David Harper
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For almost two decades, Microsoft Windows has been the default operating system for traditional computers, with Mac OS X coming in a distant second despite strong pockets of dominance, particularly among students and creative users. However, the times are changing, and Windows is now being challenged by the rise of mobile operating systems such as Google Android and Apple iOS.

Often lost in this conversation is the availability of free alternatives for traditional computers. Historically there has been good reason for this oversight, as the low-cost and no-cost software was usually buggy, typically lacking in features, and required higher levels of technical knowledge to administer. However, now that mobile operating systems are on the rise, there are a lot of people who have learned to interact with different user interfaces - Windows on a desktop, and Android on a phone, for example. This makes the idea of using an alternative desktop operating system more viable.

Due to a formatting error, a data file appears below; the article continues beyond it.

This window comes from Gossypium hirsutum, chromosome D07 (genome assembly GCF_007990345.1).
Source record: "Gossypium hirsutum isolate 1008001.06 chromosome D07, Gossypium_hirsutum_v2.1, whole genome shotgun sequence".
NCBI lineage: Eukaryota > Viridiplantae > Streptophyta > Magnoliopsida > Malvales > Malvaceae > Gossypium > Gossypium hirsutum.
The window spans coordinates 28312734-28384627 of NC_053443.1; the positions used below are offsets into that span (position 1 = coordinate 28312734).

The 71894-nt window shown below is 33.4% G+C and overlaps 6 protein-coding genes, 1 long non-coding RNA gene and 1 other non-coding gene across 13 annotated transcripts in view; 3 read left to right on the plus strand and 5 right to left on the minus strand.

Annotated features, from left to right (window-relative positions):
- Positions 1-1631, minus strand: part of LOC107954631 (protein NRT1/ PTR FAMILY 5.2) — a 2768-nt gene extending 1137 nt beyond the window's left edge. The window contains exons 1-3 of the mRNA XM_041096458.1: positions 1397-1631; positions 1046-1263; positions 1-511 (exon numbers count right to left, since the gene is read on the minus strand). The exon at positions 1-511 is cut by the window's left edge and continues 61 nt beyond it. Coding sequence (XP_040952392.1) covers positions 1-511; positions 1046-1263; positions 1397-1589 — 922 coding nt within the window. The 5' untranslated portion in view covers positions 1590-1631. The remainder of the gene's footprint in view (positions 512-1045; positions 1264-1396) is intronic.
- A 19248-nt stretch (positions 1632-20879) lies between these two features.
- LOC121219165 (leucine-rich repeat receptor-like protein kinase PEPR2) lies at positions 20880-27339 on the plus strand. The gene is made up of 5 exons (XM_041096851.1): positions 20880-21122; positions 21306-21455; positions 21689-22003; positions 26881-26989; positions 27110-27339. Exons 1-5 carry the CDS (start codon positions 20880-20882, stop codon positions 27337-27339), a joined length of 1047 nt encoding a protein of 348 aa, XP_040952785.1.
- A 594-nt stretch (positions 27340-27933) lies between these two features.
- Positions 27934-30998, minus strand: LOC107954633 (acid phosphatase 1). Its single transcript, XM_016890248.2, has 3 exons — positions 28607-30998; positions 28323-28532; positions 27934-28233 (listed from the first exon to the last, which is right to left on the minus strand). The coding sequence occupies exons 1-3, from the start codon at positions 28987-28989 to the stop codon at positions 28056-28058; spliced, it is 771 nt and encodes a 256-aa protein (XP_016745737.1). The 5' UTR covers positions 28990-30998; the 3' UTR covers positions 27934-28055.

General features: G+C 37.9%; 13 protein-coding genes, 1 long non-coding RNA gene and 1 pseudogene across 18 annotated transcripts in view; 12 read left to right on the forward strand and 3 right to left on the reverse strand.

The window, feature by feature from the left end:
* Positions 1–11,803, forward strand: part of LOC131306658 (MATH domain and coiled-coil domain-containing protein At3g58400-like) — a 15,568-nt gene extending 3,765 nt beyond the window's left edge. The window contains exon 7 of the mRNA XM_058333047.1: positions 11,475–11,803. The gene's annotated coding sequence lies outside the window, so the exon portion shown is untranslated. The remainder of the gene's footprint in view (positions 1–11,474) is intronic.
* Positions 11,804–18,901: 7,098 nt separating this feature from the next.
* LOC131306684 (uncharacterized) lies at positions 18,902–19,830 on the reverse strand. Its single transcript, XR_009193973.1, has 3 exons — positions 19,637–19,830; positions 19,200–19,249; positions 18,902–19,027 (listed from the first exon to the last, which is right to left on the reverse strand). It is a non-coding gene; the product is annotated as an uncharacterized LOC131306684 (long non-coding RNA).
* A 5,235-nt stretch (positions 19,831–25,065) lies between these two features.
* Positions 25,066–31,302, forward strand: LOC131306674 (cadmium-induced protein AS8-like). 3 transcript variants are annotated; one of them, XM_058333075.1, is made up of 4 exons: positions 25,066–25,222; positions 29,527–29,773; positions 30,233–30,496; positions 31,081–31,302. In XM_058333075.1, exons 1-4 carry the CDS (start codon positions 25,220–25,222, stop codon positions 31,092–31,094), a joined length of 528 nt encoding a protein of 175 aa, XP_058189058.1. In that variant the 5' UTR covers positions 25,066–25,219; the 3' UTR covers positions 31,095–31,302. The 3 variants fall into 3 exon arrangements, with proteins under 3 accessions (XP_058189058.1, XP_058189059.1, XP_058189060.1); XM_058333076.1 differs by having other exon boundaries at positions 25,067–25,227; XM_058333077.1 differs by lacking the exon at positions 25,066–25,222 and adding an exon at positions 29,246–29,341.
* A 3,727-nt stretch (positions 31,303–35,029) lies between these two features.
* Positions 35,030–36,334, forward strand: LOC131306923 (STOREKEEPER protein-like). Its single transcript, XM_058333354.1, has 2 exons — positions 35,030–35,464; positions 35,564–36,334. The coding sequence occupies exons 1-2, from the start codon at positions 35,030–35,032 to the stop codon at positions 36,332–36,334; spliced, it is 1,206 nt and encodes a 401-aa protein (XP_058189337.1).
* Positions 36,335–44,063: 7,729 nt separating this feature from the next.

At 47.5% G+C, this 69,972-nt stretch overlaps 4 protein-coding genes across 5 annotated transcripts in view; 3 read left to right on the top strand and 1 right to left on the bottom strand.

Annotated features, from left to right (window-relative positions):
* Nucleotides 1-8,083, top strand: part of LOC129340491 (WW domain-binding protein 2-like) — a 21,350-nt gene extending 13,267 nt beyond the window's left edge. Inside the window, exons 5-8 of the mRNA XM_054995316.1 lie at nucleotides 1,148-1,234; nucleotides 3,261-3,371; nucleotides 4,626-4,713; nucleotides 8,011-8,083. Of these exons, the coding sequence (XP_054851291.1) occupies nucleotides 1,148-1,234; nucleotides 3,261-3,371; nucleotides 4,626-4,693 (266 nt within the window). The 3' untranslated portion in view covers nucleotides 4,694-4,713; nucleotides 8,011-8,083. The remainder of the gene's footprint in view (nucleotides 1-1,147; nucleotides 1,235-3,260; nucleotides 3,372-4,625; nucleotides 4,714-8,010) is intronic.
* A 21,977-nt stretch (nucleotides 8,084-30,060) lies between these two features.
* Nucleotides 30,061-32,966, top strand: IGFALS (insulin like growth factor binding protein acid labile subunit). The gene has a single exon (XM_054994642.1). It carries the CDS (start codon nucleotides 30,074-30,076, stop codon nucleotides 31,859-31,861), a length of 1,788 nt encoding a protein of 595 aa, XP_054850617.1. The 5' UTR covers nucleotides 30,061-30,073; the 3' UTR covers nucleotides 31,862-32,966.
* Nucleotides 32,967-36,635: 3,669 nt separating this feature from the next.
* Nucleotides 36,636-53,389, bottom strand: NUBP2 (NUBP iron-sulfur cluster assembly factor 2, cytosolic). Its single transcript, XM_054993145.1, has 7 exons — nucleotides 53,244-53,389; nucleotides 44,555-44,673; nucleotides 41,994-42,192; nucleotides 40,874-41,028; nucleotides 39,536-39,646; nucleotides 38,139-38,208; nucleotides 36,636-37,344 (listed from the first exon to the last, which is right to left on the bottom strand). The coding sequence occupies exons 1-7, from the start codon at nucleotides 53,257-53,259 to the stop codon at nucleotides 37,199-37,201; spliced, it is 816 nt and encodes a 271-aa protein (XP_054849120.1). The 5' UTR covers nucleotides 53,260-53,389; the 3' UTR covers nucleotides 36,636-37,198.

Enter Ubuntu 16.04. Ubuntu is an alternative to Windows developed by Canonical Limited, a UK-based company founded by Mark Shuttleworth, the South African entrepreneur who spent 11 days on the International Space Station as a tourist. Since 2012, Ubuntu has been maturing rapidly, and is now stable and reasonably feature complete. Ubuntu can be downloaded and installed for free, and comes preinstalled with a free equivalent to Microsoft Office. Ubuntu also supports common software that is available for both Windows and Mac OS X, including Google Chrome, Skype, and Adobe Flash Player.

If you have an old computer that needs a boost - particularly a computer still running Windows Vista - or want something that your children can use to get online without having to worry about viruses and spyware, Ubuntu may be worth considering. Although Windows software is not supported, as with iOS and Android the solution is pretty straightforward - just find an alternate app, usually one with a funny name, in the App Store (called the Software Center in Ubuntu) to replace the Windows equivalent.

Deploying Ubuntu is usually pretty straightforward, and it can be tested on your existing computer without any changes being made. If you want to see what Ubuntu looks like without touching your PC at all, no problem! An interactive online tour is available at so you can take a look for yourself any time.

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